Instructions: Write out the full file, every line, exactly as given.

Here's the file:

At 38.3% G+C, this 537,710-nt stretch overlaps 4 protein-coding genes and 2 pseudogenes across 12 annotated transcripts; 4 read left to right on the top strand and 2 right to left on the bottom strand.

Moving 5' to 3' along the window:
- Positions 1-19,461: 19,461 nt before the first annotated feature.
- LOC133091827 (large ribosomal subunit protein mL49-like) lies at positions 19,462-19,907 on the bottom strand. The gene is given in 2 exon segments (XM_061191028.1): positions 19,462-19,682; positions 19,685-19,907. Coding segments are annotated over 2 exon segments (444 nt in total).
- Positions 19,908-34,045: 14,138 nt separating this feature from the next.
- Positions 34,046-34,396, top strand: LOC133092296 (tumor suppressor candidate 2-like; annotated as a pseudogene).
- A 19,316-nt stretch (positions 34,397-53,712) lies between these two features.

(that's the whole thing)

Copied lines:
At 38.3% G+C, this 537,710-nt stretch overlaps 4 protein-coding genes and 2 pseudogenes across 12 annotated transcripts; 4 read left to right on the top strand and 2 right to left on the bottom strand.

Moving 5' to 3' along the window:
- Positions 1-19,461: 19,461 nt before the first annotated feature.
- LOC133091827 (large ribosomal subunit protein mL49-like) lies at positions 19,462-19,907 on the bottom strand. The gene is given in 2 exon segments (XM_061191028.1): positions 19,462-19,682; positions 19,685-19,907. Coding segments are annotated over 2 exon segments (444 nt in total).
- Positions 19,908-34,045: 14,138 nt separating this feature from the next.
- Positions 34,046-34,396, top strand: LOC133092296 (tumor suppressor candidate 2-like; annotated as a pseudogene).
- A 19,316-nt stretch (positions 34,397-53,712) lies between these two features.